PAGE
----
An Accrington man has been ordered to serve 250 hours of community service after being found guilty of flouting security rules for a second time.
Yesterday [23 May] at Blackburn Magistrates’ Court, Alan Neil Brownridge of Pansy Street South, Accrington, was found guilty of working as an unlicensed door supervisor.
Brownridge was convicted in his absence on 25 April 2012 and a warrant was issued for his arrest. He attended court yesterday and was told to serve 250 hours of unpaid community service.
Brownridge, 45, was prosecuted by the SIA in April 2009 for being an unlicensed director of Accrington-based Universal Security Solutions Limited (USS).
Following Brownridges's prosecution in 2009, his company, USS, handed all contracts to another business, Global Security North West. The owner of Global Security North West, Scott Lee Barnes, was subsequently prosecuted by the SIA in October 2011, for failing to provide information about the company.
The SIA later received intelligence indicating that Brownridge was undertaking licensable activity for a customer of Global Security North West. SIA enquires found that between August and September 2011, Brownridge was working as an unlicensed door supervisor at a venue in Rawtenstall.
SIA Head of Investigation Nathan Salmon said:
"We are very pleased with the outcome of this investigation. From the intelligence we received, Mr Brownridge continued to work as a door supervisor despite being previously prosecuted by the SIA. He clearly ignored previous warnings that he should not undertake roles within the private security industry.
"This is the second time that we have prosecuted Brownridge who thought that he could break the law twice and not face the consequences.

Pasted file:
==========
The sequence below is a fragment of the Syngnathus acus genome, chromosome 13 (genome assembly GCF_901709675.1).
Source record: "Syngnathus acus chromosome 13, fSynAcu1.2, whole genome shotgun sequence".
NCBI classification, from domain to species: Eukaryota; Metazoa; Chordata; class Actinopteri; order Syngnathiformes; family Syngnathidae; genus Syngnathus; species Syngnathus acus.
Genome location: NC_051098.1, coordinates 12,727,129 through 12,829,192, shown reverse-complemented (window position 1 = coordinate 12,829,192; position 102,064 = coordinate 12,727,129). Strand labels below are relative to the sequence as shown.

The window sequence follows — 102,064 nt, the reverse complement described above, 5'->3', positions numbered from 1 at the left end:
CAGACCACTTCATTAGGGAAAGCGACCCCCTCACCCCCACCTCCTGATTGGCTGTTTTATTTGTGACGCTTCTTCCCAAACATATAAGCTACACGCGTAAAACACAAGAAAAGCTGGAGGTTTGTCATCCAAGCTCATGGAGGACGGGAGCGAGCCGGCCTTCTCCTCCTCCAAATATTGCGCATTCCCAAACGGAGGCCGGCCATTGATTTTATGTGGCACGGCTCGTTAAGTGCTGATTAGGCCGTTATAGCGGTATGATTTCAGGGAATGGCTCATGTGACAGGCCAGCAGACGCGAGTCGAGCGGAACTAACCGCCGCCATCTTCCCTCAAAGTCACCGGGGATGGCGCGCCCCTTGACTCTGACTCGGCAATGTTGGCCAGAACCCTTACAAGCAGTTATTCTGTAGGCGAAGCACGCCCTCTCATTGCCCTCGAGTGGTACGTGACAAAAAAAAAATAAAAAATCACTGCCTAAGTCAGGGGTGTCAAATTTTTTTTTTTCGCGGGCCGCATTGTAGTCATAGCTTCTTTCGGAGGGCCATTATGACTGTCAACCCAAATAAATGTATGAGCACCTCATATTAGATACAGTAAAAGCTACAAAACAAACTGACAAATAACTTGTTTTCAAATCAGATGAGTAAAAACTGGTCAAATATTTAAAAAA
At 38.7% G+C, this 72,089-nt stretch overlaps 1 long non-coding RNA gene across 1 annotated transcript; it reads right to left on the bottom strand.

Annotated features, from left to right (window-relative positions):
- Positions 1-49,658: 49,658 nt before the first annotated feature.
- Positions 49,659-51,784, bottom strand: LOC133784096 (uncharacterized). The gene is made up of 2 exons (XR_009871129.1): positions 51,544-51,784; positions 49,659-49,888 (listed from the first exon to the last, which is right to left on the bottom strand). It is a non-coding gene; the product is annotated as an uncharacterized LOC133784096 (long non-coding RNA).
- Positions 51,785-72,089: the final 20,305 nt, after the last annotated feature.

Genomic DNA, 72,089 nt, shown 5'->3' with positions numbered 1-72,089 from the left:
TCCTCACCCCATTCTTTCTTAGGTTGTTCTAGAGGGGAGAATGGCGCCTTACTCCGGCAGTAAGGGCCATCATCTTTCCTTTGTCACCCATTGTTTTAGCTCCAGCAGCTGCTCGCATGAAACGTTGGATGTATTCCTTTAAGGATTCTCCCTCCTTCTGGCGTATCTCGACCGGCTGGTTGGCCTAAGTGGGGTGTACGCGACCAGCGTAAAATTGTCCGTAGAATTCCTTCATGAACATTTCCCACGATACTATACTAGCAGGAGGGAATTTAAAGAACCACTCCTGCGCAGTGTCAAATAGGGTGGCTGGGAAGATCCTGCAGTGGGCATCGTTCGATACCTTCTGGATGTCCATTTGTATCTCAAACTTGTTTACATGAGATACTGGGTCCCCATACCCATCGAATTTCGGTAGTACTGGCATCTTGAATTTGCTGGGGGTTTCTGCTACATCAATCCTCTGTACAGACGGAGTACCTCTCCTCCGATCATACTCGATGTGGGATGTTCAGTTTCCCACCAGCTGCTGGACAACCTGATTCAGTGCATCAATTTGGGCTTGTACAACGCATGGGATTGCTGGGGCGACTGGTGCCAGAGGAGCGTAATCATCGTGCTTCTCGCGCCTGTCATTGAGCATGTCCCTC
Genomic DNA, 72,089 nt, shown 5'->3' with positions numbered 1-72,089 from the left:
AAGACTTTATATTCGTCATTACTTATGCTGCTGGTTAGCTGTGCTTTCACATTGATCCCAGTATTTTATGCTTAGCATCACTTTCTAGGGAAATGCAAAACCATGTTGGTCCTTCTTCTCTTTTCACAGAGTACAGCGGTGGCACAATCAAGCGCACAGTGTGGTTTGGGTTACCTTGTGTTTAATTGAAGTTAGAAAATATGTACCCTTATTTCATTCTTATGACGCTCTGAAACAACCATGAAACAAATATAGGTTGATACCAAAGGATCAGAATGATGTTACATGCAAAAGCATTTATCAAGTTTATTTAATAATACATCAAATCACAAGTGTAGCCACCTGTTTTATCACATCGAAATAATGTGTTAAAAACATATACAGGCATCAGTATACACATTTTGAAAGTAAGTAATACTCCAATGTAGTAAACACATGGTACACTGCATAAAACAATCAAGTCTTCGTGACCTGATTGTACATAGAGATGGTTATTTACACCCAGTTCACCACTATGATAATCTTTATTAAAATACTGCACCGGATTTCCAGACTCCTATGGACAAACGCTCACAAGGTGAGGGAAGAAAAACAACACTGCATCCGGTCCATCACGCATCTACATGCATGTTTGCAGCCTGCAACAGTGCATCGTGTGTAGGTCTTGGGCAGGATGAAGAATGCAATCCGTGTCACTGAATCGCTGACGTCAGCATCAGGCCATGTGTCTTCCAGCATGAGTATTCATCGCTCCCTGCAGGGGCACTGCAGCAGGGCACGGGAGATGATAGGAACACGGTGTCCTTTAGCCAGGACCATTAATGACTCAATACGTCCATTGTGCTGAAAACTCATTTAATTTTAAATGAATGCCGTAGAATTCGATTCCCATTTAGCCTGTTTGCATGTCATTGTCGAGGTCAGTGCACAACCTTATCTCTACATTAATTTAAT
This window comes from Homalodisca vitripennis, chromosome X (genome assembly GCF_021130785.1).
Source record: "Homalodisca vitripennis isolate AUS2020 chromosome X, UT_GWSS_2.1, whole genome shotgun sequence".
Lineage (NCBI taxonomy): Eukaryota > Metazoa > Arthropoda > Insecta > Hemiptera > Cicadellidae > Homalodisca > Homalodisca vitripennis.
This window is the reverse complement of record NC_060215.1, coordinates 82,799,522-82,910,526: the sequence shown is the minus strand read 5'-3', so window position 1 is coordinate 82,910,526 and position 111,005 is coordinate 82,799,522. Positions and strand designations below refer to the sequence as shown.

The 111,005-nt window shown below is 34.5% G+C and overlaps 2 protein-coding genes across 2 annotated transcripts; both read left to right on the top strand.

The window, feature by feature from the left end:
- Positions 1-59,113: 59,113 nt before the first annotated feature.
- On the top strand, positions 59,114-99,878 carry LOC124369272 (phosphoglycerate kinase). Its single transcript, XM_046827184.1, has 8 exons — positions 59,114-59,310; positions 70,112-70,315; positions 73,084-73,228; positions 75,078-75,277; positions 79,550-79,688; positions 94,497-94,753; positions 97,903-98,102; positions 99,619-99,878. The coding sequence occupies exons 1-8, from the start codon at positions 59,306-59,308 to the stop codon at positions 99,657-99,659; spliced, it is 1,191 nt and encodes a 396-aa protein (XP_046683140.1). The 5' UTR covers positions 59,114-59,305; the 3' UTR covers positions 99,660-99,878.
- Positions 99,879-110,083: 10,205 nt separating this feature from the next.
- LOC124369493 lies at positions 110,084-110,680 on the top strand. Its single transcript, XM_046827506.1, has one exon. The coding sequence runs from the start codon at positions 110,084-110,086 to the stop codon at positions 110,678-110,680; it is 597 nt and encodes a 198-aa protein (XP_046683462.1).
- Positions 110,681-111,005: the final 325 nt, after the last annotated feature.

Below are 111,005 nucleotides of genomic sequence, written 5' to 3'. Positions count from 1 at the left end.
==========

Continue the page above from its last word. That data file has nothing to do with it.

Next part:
"This case sends a strong message and should act as a deterrent to anyone operating in the industry that we continuously monitor companies and individuals, even those prosecuted."
Notes to Editors:
- No costs were ordered, as Brownridge still owes the court monies from the previous security case.
- By law, security operatives working under contract and all door supervisors must hold and display a valid SIA licence. A non-front line licence is required for those who manage, supervise and/or employ individuals who engage in licensable activity, as long as front line activity is not carried out; this includes directors and partners.
Information about SIA enforcement and penalties can be found on the website: www.sia.homeoffice.gov.uk/enforcement
- The Security Industry Authority is the organisation responsible for regulating the private security industry, reporting to the Home Secretary under the terms of the Private Security Industry Act 2001. The SIA’s main duties are: the compulsory licensing of individuals undertaking designated activities; and managing the voluntary Approved Contractor Scheme.
- The SIA is working in consultation with the industry to draw up plans for a "phased transition to a new regulatory regime" announced by the Government in 2010. Future regulation is subject to approval by Parliament and the devolved administrations in Northern Ireland and Scotland, but focuses on the licensing of businesses.
It remains a criminal offence for security operatives and those deploying them to work in licensable activities without a valid SIA licence. The SIA and our partners continue to ensure that the law is properly enforced.
- There is a section on the SIA website dedicated to the 2012 Olympic and Paralympic Games: www.sia.homeoffice.gov.uk/olympics
- For further information about the Security Industry Authority or to sign up for email updates visit www.sia.homeoffice.gov.uk. The SIA is also on Facebook (Security Industry Authority) and Twitter (SIAuk).